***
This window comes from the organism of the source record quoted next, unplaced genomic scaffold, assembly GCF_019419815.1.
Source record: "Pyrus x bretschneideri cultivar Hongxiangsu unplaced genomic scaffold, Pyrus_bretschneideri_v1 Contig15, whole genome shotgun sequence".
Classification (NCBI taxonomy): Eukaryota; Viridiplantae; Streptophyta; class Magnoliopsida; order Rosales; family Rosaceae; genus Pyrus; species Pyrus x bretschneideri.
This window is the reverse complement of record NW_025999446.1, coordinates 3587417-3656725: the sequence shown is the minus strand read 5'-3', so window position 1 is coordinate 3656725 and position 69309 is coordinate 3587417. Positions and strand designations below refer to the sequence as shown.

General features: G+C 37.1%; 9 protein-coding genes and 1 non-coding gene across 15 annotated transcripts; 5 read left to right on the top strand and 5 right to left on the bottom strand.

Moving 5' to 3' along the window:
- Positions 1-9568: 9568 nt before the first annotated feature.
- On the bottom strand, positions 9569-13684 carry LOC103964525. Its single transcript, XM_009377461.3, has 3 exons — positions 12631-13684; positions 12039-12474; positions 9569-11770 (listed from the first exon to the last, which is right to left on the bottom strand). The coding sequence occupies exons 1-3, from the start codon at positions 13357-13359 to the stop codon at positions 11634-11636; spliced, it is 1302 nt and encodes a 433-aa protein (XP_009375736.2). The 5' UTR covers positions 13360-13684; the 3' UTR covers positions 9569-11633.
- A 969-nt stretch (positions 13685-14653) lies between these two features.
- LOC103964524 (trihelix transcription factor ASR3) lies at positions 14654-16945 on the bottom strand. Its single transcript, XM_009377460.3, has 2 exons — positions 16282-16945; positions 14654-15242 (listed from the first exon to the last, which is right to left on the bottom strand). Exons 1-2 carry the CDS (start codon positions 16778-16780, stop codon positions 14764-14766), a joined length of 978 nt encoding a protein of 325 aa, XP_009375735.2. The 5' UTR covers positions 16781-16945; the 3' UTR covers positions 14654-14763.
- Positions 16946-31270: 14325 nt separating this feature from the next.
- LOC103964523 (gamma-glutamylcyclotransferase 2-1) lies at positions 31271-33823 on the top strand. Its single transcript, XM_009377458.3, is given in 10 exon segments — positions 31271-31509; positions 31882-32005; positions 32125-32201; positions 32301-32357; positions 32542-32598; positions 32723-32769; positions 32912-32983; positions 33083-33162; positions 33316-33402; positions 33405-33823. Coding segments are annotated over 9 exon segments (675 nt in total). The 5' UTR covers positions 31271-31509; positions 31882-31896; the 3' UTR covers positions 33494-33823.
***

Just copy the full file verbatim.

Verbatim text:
This window comes from the organism of the source record quoted next, unplaced genomic scaffold, assembly GCF_019419815.1.
Source record: "Pyrus x bretschneideri cultivar Hongxiangsu unplaced genomic scaffold, Pyrus_bretschneideri_v1 Contig15, whole genome shotgun sequence".
Classification (NCBI taxonomy): Eukaryota; Viridiplantae; Streptophyta; class Magnoliopsida; order Rosales; family Rosaceae; genus Pyrus; species Pyrus x bretschneideri.
This window is the reverse complement of record NW_025999446.1, coordinates 3587417-3656725: the sequence shown is the minus strand read 5'-3', so window position 1 is coordinate 3656725 and position 69309 is coordinate 3587417. Positions and strand designations below refer to the sequence as shown.

General features: G+C 37.1%; 9 protein-coding genes and 1 non-coding gene across 15 annotated transcripts; 5 read left to right on the top strand and 5 right to left on the bottom strand.

Moving 5' to 3' along the window:
- Positions 1-9568: 9568 nt before the first annotated feature.
- On the bottom strand, positions 9569-13684 carry LOC103964525. Its single transcript, XM_009377461.3, has 3 exons — positions 12631-13684; positions 12039-12474; positions 9569-11770 (listed from the first exon to the last, which is right to left on the bottom strand). The coding sequence occupies exons 1-3, from the start codon at positions 13357-13359 to the stop codon at positions 11634-11636; spliced, it is 1302 nt and encodes a 433-aa protein (XP_009375736.2). The 5' UTR covers positions 13360-13684; the 3' UTR covers positions 9569-11633.
- A 969-nt stretch (positions 13685-14653) lies between these two features.
- LOC103964524 (trihelix transcription factor ASR3) lies at positions 14654-16945 on the bottom strand. Its single transcript, XM_009377460.3, has 2 exons — positions 16282-16945; positions 14654-15242 (listed from the first exon to the last, which is right to left on the bottom strand). Exons 1-2 carry the CDS (start codon positions 16778-16780, stop codon positions 14764-14766), a joined length of 978 nt encoding a protein of 325 aa, XP_009375735.2. The 5' UTR covers positions 16781-16945; the 3' UTR covers positions 14654-14763.
- Positions 16946-31270: 14325 nt separating this feature from the next.
- LOC103964523 (gamma-glutamylcyclotransferase 2-1) lies at positions 31271-33823 on the top strand. Its single transcript, XM_009377458.3, is given in 10 exon segments — positions 31271-31509; positions 31882-32005; positions 32125-32201; positions 32301-32357; positions 32542-32598; positions 32723-32769; positions 32912-32983; positions 33083-33162; positions 33316-33402; positions 33405-33823. Coding segments are annotated over 9 exon segments (675 nt in total). The 5' UTR covers positions 31271-31509; positions 31882-31896; the 3' UTR covers positions 33494-33823.